Partial Substitution of Meat with Insect (Alphitobius diaperinus) in a Carnivore Diet Changes the Gut Microbiome and Metabolome of Healthy Rats

Sofie Kaas Lanng, Yichang Zhang, Kristine Rothaus Christensen, Dennis Sandris Nielsen, Witold Kot, Hanne Christine S. Bertram

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Abstract

Insects are suggested as a sustainable protein source of high nutritional quality, but the effects of insect ingestion on processes in the gastrointestinal tract and gut microbiota (GM) remain to be established. We examined the effects of partial substitution of meat with insect protein (Alphitobius diaperinus) in a four-week dietary intervention in a healthy rat model (n = 30). GM composition was characterized using’ 16S rRNA gene amplicon profiling while the metabolomes of stomach, small intestine, and colon content, feces and blood were investigated by 1H-NMR spectroscopy. Metabolomics analyses revealed a larger escape of protein residues into the colon and a different microbial metabolization pattern of aromatic amino acids when partly substituting pork with insect. Both for rats fed a pork diet and rats fed a diet with partial replacement of pork with insect, the GM was dominated by Lactobacillus, Clostridium cluster XI and Akkermansia. However, Bray-Curtis dissimilarity metrics were different when insects were included in the diet. Introduction of insects in a common Western omnivore diet alters the gut microbiome diversity with consequences for endogenous metabolism. This finding highlights the importance of assessing gastrointestinal tract effects when evaluating new protein sources as meat replacements.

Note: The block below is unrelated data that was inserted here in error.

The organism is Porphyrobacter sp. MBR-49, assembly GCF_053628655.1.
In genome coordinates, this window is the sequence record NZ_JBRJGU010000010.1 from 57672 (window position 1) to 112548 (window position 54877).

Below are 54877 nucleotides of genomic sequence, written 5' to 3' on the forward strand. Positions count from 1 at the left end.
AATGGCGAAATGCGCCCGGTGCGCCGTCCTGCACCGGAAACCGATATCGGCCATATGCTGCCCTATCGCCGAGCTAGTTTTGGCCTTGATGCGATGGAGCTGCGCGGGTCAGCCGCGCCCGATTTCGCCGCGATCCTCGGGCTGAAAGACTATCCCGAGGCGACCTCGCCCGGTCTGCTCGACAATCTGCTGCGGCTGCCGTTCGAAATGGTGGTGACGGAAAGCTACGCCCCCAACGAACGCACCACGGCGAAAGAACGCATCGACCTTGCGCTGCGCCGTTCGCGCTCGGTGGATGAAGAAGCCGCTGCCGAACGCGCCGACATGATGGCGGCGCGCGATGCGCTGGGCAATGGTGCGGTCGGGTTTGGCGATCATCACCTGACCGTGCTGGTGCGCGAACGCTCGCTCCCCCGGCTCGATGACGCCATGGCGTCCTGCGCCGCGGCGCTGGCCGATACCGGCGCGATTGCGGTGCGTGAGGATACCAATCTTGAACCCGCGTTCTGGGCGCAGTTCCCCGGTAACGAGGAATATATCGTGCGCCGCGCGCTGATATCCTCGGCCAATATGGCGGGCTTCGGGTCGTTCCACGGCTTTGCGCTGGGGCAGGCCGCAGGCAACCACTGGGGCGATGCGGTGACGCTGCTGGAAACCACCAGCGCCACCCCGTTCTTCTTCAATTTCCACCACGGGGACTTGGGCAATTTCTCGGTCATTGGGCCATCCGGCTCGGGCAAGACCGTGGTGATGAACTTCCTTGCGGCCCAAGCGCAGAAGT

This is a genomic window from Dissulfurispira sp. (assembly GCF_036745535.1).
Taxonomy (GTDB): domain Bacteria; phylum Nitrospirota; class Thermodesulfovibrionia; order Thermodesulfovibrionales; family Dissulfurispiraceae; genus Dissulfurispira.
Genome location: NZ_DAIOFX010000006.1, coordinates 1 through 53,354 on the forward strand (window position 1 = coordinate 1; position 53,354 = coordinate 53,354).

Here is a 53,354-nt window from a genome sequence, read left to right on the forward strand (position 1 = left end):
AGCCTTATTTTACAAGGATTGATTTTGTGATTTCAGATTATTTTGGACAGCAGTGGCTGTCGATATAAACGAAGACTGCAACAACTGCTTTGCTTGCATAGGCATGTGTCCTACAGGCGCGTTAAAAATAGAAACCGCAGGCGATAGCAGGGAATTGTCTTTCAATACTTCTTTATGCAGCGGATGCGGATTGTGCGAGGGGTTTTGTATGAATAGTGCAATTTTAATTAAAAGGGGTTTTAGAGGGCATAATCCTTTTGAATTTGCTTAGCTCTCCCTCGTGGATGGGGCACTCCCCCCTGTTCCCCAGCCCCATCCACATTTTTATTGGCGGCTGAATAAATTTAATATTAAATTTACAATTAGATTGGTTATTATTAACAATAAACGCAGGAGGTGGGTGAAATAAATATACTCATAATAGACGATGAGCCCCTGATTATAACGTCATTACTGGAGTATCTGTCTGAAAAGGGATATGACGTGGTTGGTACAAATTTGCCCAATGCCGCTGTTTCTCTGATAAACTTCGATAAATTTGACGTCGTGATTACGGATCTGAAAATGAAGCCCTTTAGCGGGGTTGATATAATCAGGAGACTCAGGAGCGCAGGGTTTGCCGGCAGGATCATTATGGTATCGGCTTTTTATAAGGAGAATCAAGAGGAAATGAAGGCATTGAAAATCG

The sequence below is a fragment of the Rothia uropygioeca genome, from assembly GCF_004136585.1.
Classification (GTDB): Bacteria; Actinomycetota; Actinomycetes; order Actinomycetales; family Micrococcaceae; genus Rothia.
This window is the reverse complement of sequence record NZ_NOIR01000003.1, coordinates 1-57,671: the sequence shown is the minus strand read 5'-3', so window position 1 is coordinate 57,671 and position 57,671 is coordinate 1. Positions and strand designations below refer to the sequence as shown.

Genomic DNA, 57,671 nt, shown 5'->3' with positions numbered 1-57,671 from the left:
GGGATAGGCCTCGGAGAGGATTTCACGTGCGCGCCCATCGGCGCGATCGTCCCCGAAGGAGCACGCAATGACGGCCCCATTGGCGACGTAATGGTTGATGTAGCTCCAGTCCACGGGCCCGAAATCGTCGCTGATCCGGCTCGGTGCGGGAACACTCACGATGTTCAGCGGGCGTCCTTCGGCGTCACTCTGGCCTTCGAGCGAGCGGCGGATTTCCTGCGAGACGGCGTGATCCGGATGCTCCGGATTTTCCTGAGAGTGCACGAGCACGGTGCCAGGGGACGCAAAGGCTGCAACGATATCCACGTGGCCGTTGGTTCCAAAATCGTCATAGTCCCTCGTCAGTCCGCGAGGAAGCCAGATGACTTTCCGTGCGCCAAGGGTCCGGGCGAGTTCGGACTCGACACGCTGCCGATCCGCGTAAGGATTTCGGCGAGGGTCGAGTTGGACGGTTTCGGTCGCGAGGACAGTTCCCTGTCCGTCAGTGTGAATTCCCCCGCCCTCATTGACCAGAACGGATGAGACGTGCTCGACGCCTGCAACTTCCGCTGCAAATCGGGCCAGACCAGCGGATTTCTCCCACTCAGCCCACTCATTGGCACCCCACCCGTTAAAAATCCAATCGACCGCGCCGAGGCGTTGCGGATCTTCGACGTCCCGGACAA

Original languageEnglish
Article number1814
JournalFoods
Volume10
Issue8
Number of pages14
ISSN2304-8158
DOIs
Publication statusPublished - Aug 2021

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